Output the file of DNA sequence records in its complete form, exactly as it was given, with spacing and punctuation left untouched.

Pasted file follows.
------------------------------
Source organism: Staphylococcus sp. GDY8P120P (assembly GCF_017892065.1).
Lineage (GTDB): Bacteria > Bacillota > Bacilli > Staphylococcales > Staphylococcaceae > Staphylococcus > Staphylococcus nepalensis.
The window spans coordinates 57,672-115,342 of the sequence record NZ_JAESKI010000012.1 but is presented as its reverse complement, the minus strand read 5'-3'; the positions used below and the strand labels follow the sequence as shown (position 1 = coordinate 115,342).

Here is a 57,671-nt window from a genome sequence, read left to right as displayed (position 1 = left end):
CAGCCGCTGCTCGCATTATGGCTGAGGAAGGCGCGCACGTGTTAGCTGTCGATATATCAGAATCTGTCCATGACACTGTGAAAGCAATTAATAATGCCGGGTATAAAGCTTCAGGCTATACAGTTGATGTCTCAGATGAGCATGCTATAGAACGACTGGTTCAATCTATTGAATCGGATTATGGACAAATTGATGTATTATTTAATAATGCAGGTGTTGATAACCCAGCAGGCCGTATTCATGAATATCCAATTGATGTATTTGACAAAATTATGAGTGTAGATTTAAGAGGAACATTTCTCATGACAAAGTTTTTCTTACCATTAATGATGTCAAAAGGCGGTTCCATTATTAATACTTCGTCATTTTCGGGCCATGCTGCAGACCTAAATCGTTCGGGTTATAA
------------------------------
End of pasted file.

Source organism: Staphylococcus sp. GDY8P120P (assembly GCF_017892065.1).
Lineage (GTDB): Bacteria > Bacillota > Bacilli > Staphylococcales > Staphylococcaceae > Staphylococcus > Staphylococcus nepalensis.
The window spans coordinates 57,672-115,342 of the sequence record NZ_JAESKI010000012.1 but is presented as its reverse complement, the minus strand read 5'-3'; the positions used below and the strand labels follow the sequence as shown (position 1 = coordinate 115,342).

Here is a 57,671-nt window from a genome sequence, read left to right as displayed (position 1 = left end):
CAGCCGCTGCTCGCATTATGGCTGAGGAAGGCGCGCACGTGTTAGCTGTCGATATATCAGAATCTGTCCATGACACTGTGAAAGCAATTAATAATGCCGGGTATAAAGCTTCAGGCTATACAGTTGATGTCTCAGATGAGCATGCTATAGAACGACTGGTTCAATCTATTGAATCGGATTATGGACAAATTGATGTATTATTTAATAATGCAGGTGTTGATAACCCAGCAGGCCGTATTCATGAATATCCAATTGATGTATTTGACAAAATTATGAGTGTAGATTTAAGAGGAACATTTCTCATGACAAAGTTTTTCTTACCATTAATGATGTCAAAAGGCGGTTCCATTATTAATACTTCGTCATTTTCGGGCCATGCTGCAGACCTAAATCGTTCGGGTTATAA